Changing People’s Lives: From Delivering Aid to Ending Need
Istanbul Congress Centre, Turkey, 23rd May 2016
Excellencies, Ladies and Gentlemen,
“From Delivering Aid to Ending Need”. This is a powerful, and necessary, rallying call. It implies – indeed it demands – fundamental reform in the work of sustainable development and the practice of humanitarian action. It speaks to the need for coherent, collaborative and ethically grounded action at national and international levels – recognising that the necessary emergency response, while flexible and efficient, must lead to the empowerment of vulnerable communities over the longer term, through inclusive, culturally respectful, and gender equal institutions.
Fire-fighting must not impair, indeed must be part of, society building; to move from charity to solidarity, from responding to discrete crises to deep structural change, that surely must be our journey.
We must be focused in Istanbul on the needs of men, women and children who have endured suffering, deprivation, displacement, disappointment and abuse. We must have as a central concern the civilian casualties of conflicts. Let us take their reality, ideas and aspirations as our starting point.
For too long now, empty pledges and fine words have died in our mouths – now is the time to turn promises into action for this generation.
Ireland strongly supports the central thrust of the Secretary General’s report. In response, we will deepen our focus on forgotten crises and fragile states with targeted investment in state-building and peace-building. We will build on existing structures, strengthening national systems and local institutions. We will reinforce the role and resilience of states so they can provide for their own citizens, and reduce their dependency on foreign aid by building their own effective and just tax bases.
Ireland has prioritised a number of elements of resilience in its programmes – nutrition, gender and capacity to deal with disasters. We have had considerable success in these areas and the Secretary General's report now provides us with a comprehensive vision of how we should channel our efforts to deliver a shift from reaction to crises to building futures that are inclusive and sustainable. This is ultimately how the most fundamental trust – between State and citizen – can be rebuilt. In doing so, we recognise, however, that we must give a lead in promoting necessary reforms.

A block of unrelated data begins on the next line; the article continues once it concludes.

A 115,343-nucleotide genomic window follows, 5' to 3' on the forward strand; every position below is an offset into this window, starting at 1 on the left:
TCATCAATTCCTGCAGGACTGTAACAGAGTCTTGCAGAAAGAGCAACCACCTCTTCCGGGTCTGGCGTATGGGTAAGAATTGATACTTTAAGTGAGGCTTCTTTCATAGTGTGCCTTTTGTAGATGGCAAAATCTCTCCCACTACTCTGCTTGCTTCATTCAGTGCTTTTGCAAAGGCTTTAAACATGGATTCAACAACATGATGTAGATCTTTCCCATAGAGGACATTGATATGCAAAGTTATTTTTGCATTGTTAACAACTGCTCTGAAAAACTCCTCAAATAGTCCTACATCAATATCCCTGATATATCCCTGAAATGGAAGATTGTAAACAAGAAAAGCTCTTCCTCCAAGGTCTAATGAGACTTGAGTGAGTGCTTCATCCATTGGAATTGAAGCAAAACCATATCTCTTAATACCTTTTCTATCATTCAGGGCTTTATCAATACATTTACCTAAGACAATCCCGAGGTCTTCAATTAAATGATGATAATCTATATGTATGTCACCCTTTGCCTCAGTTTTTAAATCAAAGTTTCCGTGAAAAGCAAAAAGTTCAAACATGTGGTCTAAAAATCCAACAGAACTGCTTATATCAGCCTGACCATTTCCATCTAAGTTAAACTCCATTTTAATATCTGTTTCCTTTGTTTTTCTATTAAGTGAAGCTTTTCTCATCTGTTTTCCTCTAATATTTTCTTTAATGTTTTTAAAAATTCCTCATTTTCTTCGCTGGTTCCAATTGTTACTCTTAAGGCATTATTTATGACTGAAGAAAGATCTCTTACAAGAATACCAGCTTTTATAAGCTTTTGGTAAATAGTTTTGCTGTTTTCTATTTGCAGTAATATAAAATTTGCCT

We must recognise that what is required of us all is a fundamental restructuring of our economic and development models – to models that are appropriate for preventing and addressing pressing humanitarian needs; models that will be empowering, gender proofed, sustainable and based on food security for all. Such a model must not be undermined by anything we do to enhance humanitarian capacity or response. They must rather be supportive of each other. Integrating emergency humanitarian responses with long-term sustainable development is possible, if made fully transparent.
It is my firm belief that we will only realise the goals of Agenda 2030, and in particular the goal of peaceful and inclusive societies, if we put people, especially the most vulnerable, front and centre in our deliberations and decision making. Ireland will promote humanitarian responses that are empowering, that put decisions into the hands of affected people; that helps to build strong communities; and that supports resilient and robust states.
We all share this fragile planet and thus we share the moral obligation to realise the full potential and dignity of all those who dwell on it. That can be our shared life and joy.